George Pickering, aged 26, prisoner; (3)

The Marquis of Huntley arrived in Port Jackson on the evening of 12th September. The Colonial Secretary accompanied by the Principal Superintendent of Convicts was occupied the whole of Thursday 14th September in mustering the prisoners on board the vessel prior to their landing on the following Tuesday.   The indents include the name, age, education, religion, marital status, family, trade, native place, offence, when and where tried, sentence, prior convictions, physical description, to whom assigned on arrival together with some details of Conditional Pardons and colonial crimes and sentences  

William Rae was employed as surgeon on the convict ships Isabella in 1823, Eliza in 1822, Prince Regent in 1827 and the Marquis of Hastings in 1828    

Notes & Links:    

1). The following men were convicted in Scotland.......
William Donnachie was tried in Glasgow
John Stockwell tried in Edinburgh.
John Kean or Kane tried in Glasgow. Committed suicide in 1841 at Maitland
Charles McGee tried in Edinburgh....

...The Edinburgh Magazine

2). Find out more about innkeeper Sylvester Thornton who arrived on the Marquis of Huntley  

3). Major Donald McPherson was later Commandant at Bathurst  

4). Hunter Valley convicts and passengers arriving on the Marquis of Huntley in 1826  

Eleven convict ships brought prisoners to New South Wales in 1826 - Marquis of Hastings, Sir Godfrey Webster, Mangles, Sesostris, Lady Rowena, Regalia, Marquis of Huntley, England, Boyne, Speke and Phoenix

6) Joshua Higgs arrived as a convict on the Marquis of Huntley. Find out more in descendant Nick Brodie's 'Kin'.

7).  Return of Convicts of the Marquis of Huntley assigned between 1st January 1832 and 31st March 1832 (Sydney Gazette 14 June 1832; 21 June 1832).....  
John Griffin - Errand boy assigned to Edward Alcorn at Windsor

8). Convict ships bringing detachments of the 39th regiment included the following............

Departed Vessel Command
Dublin 16 March 1826 Regalia Lieutenant William Sacheverell Coke
Downs 6 May 1826 England Major George Pitt D'Arcy
Sheerness 16 May 1826 Marquis of Huntley Major Donald MacPherson
Cork 29 June 1826 Boyne Captain Thomas Edward Wright
Sheerness 8 August 1826 Speke Lieutenant Henry Clarence Scarman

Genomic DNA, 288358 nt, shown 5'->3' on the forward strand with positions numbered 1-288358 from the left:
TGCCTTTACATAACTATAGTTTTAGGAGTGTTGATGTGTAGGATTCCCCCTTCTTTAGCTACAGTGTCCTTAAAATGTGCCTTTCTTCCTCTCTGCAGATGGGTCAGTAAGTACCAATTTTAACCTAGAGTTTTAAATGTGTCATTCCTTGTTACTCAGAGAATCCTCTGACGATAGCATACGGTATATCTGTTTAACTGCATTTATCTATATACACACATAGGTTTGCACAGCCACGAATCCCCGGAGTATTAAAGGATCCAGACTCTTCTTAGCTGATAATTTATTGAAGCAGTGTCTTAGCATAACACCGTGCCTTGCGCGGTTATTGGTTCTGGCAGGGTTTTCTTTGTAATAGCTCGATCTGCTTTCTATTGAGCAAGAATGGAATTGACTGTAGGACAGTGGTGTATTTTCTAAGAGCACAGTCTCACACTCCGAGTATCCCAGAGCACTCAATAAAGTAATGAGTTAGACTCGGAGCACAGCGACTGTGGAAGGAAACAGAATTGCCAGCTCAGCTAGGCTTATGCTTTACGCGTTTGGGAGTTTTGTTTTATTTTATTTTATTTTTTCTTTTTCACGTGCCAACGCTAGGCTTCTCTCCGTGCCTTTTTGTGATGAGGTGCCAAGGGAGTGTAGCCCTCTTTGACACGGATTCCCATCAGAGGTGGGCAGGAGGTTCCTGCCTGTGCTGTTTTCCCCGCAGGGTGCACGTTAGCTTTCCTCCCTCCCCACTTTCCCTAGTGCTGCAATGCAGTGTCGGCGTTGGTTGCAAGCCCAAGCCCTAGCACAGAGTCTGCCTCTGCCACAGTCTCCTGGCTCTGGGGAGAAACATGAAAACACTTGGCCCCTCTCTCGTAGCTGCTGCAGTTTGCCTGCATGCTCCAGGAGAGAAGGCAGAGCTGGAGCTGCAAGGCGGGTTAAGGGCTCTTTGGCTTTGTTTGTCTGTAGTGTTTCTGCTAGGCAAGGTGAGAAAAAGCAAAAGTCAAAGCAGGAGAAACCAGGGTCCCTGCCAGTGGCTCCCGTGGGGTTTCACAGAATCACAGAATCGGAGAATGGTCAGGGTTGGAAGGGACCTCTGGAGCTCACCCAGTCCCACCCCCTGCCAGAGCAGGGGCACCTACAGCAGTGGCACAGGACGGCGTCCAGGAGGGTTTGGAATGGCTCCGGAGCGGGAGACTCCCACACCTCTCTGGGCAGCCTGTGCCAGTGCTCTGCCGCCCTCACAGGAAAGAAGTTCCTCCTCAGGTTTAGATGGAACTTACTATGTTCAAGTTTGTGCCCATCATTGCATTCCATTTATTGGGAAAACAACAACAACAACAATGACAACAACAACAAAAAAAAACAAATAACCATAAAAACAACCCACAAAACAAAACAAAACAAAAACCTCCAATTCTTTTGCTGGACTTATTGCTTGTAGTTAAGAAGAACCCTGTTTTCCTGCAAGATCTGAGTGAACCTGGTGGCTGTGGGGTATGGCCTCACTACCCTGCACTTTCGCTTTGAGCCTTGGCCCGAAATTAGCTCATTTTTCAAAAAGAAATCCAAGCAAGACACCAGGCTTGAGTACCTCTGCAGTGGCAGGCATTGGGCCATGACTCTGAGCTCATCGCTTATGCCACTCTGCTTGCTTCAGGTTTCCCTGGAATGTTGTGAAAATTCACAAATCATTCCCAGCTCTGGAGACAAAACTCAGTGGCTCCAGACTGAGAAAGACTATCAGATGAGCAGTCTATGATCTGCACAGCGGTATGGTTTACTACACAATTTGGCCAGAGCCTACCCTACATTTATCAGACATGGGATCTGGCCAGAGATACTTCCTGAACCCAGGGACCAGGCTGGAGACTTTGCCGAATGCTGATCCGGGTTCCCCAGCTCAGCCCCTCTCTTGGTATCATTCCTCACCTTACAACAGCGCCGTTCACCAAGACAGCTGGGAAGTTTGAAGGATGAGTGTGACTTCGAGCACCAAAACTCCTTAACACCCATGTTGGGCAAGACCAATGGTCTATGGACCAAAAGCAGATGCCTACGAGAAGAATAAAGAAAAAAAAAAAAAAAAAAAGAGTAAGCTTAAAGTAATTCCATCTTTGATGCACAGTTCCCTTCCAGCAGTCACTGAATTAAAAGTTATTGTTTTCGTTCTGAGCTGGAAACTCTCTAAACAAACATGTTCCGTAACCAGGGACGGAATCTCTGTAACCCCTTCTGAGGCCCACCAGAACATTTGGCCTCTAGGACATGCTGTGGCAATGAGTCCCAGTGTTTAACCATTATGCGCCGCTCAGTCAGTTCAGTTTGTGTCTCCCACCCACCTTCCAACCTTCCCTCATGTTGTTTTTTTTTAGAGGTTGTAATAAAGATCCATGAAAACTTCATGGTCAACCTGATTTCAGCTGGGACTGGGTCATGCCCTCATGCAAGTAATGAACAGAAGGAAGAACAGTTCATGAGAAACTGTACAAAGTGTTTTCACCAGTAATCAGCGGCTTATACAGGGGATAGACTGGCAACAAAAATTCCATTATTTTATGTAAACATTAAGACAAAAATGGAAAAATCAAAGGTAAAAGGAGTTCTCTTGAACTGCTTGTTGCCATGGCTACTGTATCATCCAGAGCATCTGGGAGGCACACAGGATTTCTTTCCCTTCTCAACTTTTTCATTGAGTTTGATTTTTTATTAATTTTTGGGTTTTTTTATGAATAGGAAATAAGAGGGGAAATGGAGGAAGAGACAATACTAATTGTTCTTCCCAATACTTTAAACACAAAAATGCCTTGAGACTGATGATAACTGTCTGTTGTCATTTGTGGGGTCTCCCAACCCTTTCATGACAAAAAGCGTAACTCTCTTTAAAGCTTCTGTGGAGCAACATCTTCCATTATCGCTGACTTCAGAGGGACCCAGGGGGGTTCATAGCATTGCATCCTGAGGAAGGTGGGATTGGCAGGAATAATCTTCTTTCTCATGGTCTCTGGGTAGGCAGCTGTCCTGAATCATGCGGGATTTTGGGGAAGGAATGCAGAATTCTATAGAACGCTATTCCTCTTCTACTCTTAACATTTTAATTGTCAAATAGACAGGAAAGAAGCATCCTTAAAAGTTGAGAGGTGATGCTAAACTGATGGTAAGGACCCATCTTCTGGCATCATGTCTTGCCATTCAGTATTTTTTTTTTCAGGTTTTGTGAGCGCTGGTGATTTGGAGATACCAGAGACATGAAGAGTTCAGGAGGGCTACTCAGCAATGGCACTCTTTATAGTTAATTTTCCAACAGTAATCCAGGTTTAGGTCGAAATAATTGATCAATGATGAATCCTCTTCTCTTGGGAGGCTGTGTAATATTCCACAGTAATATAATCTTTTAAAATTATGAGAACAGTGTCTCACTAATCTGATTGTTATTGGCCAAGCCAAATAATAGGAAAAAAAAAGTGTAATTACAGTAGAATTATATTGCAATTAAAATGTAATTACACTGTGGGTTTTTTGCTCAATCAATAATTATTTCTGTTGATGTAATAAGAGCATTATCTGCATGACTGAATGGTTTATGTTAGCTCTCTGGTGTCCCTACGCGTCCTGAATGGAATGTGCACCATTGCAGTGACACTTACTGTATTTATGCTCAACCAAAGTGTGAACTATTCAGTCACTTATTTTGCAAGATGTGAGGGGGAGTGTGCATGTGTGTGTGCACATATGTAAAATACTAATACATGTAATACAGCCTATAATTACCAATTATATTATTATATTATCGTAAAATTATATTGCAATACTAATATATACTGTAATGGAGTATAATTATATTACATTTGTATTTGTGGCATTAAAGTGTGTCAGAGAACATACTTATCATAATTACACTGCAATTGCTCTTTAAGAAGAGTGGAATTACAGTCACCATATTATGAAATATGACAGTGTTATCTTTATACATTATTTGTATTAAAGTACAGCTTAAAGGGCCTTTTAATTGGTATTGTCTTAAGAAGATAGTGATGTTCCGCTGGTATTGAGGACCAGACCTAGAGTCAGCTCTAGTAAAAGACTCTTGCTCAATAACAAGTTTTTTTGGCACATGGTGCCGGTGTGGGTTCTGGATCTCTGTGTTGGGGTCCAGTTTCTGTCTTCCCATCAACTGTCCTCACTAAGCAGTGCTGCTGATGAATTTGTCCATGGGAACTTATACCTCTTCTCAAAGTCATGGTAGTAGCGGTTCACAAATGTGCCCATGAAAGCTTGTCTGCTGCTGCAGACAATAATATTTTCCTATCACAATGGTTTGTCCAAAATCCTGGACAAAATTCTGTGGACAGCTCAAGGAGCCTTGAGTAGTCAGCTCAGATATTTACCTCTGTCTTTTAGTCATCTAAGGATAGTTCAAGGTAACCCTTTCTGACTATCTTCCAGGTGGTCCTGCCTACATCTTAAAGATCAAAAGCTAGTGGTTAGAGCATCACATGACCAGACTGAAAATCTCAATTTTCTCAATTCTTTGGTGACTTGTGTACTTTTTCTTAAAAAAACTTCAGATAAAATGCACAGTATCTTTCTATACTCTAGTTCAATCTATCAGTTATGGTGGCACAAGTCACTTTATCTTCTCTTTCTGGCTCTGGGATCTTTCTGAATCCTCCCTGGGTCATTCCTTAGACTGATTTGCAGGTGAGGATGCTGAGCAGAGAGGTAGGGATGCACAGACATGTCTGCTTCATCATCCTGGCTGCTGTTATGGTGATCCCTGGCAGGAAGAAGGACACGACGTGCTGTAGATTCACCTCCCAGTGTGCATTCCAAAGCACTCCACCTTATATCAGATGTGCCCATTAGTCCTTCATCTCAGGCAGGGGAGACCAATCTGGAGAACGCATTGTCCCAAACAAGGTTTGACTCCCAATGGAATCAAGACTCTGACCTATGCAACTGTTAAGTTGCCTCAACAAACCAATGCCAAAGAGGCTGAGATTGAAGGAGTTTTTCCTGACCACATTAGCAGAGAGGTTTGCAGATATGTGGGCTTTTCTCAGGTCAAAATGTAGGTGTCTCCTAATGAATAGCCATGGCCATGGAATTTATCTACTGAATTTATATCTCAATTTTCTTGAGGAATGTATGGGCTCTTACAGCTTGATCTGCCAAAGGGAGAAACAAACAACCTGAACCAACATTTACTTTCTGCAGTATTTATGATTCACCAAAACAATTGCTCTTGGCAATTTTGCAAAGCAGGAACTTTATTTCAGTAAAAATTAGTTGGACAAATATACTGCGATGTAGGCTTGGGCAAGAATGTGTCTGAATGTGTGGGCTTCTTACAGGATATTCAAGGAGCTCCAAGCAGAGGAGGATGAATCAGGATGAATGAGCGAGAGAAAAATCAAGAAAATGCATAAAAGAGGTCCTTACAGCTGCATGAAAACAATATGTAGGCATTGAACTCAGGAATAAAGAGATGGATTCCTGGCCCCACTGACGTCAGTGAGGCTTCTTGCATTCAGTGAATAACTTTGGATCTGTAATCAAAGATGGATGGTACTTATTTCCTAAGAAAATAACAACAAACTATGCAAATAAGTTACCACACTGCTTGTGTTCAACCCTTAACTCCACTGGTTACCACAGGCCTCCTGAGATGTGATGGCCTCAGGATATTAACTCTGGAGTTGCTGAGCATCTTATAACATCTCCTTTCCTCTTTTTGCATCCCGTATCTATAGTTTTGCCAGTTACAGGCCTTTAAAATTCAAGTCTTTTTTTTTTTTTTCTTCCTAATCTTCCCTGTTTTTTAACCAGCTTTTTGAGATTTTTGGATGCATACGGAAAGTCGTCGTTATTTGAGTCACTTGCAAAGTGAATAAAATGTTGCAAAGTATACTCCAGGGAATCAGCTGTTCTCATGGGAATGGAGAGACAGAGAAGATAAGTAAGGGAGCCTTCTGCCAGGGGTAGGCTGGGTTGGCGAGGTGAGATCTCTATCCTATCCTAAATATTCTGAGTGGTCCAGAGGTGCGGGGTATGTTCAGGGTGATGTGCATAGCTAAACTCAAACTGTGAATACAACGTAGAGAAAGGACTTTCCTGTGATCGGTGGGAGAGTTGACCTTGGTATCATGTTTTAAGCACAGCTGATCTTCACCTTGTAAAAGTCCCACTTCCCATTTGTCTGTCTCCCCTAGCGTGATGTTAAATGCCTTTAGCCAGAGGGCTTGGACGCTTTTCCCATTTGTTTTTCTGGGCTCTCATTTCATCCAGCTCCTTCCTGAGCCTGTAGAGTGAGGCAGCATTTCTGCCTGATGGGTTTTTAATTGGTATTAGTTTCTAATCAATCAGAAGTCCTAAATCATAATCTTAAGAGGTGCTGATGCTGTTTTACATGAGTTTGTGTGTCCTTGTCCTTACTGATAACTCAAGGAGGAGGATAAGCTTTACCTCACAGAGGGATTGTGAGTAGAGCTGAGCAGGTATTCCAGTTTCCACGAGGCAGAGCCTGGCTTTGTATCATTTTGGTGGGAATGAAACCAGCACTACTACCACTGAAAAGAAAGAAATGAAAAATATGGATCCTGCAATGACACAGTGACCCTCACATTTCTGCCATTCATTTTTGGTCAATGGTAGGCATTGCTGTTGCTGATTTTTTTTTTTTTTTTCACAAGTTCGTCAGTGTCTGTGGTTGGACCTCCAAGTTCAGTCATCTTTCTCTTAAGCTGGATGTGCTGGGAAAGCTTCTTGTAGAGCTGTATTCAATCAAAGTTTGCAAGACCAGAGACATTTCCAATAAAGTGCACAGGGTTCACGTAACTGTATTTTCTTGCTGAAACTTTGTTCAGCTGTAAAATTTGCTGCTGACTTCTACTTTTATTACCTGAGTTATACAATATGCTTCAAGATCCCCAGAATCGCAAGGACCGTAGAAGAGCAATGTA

Dublin 27 August 1826 Phoenix Lieutenant Charles Cox
Plymouth 4 October 1826 Albion Captain Francis Crotty
Plymouth 16 October 1826 Midas Lieutenant George Meares Bowen
Cork 14 January 1827 Mariner Captain Charles Sturt
Dublin 14 February 1827 Countess of Harcourt Ensign Spencer
Plymouth 31 March 1827 Guildford Captain John Douglas Forbes
Downs 17 April 1827 Manlius Quarter-master Benjamin Lloyd
Dublin 2 June 1827 Cambridge Colonel Patrick Lindesay
London 3 June 1827 Champion Ensign Reid
London 27 March 1828 Bussorah Merchant Ensign W. Kennedy Child
Dublin 15 September 1828 Sophia Major Thomas Poole


(1). Bateson, Charles & Library of Australian History (1983). The convict ships, 1787-1868 (Australian ed). Library of Australian History, Sydney : pp.346-347

(2). UK, Royal Navy Medical Journals, 1817-1857 [database on-line]. Provo, UT, USA: Operations, Inc., 2011. Original data: Admiralty and predecessors: Office of the Director General of the Medical Department of the Navy and predecessors: Medical Journals (ADM 101, 804 bundles and volumes). Records of Medical and Prisoner of War Departments. Records of the Admiralty, Naval Forces, Royal Marines, Coastguard, and related bodies. The National Archives. Kew, Richmond, Surrey.

3). National Archives - Reference: ADM 101/50/7 Description: Medical and surgical journal of the Marquis of Huntley male convict ship for 29 March 1824 to 21 September 1826 by William Rae, surgeon and superintendent, during which time the said ship was employed in a voyage to Port Jackson New South Wales.